A fresh approach to investigating CO2 storage: Experimental CO2-water-rock interactions in a low-salinity reservoir system

Farquhar, S. M., Pearce, J. K., Dawson, G. K. W., Golab, A., Sommacal, S., Kirste, D., Biddle, D. and Golding, S. D. (2015) A fresh approach to investigating CO2 storage: Experimental CO2-water-rock interactions in a low-salinity reservoir system. Chemical Geology, 399 98-122. doi:10.1016/j.chemgeo.2014.10.006

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Author Farquhar, S. M.
Pearce, J. K.
Dawson, G. K. W.
Golab, A.
Sommacal, S.
Kirste, D.
Biddle, D.
Golding, S. D.
Title A fresh approach to investigating CO2 storage: Experimental CO2-water-rock interactions in a low-salinity reservoir system
Journal name Chemical Geology   Check publisher's open access policy
ISSN 0009-2541
1872-6836
Publication date 2015-04-02
Year available 2014
Sub-type Article (original research)
DOI 10.1016/j.chemgeo.2014.10.006
Open Access Status
Volume 399
Start page 98
End page 122
Total pages 25
Place of publication Amsterdam, Netherlands
Publisher Elsevier
Collection year 2015
Language eng
Abstract The interactions between CO2, water and rock in low-salinity host formations remain largely unexplored for conditions relevant to CO2 injection and storage. Core samples and sub-plugs from five Jurassic-aged Surat Basin sandstones and siltstones of varying mineralogy have been experimentally reacted in low-salinity water with supercritical CO2 at simulated in situ reservoir conditions (P=12MPa and T=60°C) for 16days (384h), with a view to characterising potential CO2-water-rock interactions in fresh or low-salinity potential siliclastic CO2 storage targets located in Queensland, Australia. CO2-water-rock reactions were coupled with detailed mineral and porosity characterisation, obtained prior to and following reaction, to identify changes in the mineralogy and porosity of selected reservoir and seal rocks during simulated CO2 injection. Aqueous element concentrations were measured from fluid extracts obtained periodically throughout the experiments to infer fluid-rock reactions over time. Fluid analyses show an evolution of dissolved concentration over time, with most major (e.g. Ca, Fe, Si, Mg, Mn) and minor (e.g. S, Sr, Ba, Zn) components increasing in concentration during reaction with CO2. Similar trends between elements reflect shared sources and/or similar release mechanisms, such as dissolution and desorption with decreasing pH. Small decreases in concentration of selected elements were observed towards the end of some experiments; however, no precipitation of minerals was directly observed in petrography. Sample characterisation on a fine scale allowed direct scrutiny of mineralogical and porosity changes by comparing pre- and post-reaction observations. Scanning electron microscopy and registered 3D images from micro-computed tomography (micro-CT) indicate dissolution of minerals, including carbonates, chlorite, biotite members, and, to a lesser extent, feldspars. Quantitative mineral mapping of sub-plugs identified dissolution of calcite from carbonate cemented core, with a decrease in calcite content from 17vol.% to 15vol.% following reaction, and a subsequent increase in porosity of 1.1vol.%. Kinetic geochemical modelling of the CO2-water-rock experiments successfully reproduced the general trends observed in aqueous geochemistry for the investigated major elements. After coupling experimental geochemistry with detailed sample characterisation and numerical modelling, expected initial reactions in the near-well region include partial dissolution and desorption of calcite, mixed carbonates, chloritic clays and annite due to pH decrease, followed in the longer-term by dissolution of additional silicates, such as feldspars. Dissolution of carbonates is predicted to improve injectivity in the near-well environment and contribute to the eventual re-precipitation of carbonates in the far field.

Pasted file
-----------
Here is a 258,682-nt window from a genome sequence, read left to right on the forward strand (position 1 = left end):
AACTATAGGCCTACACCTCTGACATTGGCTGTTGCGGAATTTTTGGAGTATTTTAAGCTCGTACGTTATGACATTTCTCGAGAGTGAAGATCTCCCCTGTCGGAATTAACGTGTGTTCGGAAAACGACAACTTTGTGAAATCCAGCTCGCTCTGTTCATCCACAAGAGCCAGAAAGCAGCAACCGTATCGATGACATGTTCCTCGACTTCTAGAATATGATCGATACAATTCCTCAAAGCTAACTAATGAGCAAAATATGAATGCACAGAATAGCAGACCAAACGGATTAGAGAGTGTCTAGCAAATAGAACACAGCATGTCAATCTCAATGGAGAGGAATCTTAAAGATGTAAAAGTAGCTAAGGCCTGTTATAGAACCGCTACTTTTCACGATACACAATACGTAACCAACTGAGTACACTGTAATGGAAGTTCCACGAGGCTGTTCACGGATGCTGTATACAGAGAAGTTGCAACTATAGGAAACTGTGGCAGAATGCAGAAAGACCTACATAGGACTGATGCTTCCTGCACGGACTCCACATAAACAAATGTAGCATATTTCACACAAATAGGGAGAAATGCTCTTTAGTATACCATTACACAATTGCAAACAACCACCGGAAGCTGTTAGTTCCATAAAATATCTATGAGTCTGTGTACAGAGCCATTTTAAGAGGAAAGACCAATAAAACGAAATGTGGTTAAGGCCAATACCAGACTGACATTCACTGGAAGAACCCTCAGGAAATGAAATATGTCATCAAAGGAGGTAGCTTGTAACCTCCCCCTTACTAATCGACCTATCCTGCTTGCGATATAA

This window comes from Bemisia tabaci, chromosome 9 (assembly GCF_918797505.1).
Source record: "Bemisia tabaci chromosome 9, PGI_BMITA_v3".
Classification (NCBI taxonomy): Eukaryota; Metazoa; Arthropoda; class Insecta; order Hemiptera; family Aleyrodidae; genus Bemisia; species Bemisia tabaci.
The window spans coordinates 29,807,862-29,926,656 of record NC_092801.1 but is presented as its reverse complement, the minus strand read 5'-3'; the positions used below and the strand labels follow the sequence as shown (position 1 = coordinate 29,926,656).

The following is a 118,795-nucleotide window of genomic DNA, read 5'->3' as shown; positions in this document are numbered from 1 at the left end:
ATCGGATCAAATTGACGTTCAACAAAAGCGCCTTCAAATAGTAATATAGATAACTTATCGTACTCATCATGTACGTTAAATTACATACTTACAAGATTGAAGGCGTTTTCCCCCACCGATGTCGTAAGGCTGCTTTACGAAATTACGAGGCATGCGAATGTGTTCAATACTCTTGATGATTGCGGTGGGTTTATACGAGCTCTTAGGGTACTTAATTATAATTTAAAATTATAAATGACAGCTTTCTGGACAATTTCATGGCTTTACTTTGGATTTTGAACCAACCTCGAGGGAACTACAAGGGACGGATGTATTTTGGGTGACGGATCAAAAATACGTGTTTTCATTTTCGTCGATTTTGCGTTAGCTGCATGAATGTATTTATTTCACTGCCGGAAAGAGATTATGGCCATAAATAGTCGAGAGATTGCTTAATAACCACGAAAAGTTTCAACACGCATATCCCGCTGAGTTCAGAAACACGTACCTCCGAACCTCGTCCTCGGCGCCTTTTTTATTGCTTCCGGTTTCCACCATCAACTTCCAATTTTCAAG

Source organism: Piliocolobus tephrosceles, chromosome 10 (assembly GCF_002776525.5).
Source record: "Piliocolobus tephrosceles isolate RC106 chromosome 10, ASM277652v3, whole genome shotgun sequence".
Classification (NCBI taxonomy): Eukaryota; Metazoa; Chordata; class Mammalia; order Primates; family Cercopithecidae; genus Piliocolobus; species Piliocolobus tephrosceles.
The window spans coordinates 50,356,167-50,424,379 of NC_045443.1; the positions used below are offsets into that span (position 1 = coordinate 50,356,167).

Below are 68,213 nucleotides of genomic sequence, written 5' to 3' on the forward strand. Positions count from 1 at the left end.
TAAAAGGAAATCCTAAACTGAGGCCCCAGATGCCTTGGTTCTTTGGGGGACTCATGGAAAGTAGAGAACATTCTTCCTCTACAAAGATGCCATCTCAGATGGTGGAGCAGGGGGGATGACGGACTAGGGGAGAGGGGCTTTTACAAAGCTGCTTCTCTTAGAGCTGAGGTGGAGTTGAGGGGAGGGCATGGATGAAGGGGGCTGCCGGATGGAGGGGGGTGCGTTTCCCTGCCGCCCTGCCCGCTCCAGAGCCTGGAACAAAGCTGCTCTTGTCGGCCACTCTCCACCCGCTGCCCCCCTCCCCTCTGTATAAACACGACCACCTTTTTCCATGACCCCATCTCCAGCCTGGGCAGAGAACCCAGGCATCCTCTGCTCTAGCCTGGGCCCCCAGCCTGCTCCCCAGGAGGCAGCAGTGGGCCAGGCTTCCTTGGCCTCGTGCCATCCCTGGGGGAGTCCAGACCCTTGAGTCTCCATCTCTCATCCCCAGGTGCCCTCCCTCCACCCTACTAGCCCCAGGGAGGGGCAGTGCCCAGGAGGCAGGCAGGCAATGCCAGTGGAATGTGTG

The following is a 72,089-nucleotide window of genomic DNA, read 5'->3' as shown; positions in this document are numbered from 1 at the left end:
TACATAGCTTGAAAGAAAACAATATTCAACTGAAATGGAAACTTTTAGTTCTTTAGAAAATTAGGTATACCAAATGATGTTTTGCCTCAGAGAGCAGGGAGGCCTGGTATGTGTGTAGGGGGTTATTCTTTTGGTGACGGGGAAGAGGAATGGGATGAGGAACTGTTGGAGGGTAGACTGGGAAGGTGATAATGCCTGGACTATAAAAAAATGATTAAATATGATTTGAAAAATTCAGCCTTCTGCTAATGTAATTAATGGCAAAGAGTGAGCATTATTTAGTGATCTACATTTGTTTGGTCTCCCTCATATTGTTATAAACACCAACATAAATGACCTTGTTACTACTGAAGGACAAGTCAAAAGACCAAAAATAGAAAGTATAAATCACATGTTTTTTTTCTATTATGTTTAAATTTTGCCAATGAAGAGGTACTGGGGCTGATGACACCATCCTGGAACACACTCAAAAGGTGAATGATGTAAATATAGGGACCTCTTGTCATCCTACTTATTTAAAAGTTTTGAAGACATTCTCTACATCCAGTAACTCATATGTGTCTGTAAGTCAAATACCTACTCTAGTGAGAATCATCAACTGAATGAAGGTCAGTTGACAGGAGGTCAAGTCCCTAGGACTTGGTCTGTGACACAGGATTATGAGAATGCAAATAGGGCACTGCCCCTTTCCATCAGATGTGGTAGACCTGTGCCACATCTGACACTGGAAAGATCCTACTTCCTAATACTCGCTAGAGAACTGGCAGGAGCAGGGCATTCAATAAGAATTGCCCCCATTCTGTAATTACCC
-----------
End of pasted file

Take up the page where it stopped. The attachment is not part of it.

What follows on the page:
Keyword Batch reaction experiments
CO2 storage
CO2-water-rock interactions
Low-salinity reservoirs
Micro-CT
Surat Basin
Q-Index Code C1
Q-Index Status Confirmed Code
Institutional Status UQ

Document type: Journal Article
Sub-type: Article (original research)
Collections: School of Earth Sciences Publications
School of Chemical Engineering Publications
Official 2015 Collection
 
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Citation counts: TR Web of Science Citation Count  Cited 17 times in Thomson Reuters Web of Science Article | Citations
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Created: Mon, 17 Nov 2014, 15:34:36 EST by System User on behalf of School of Earth Sciences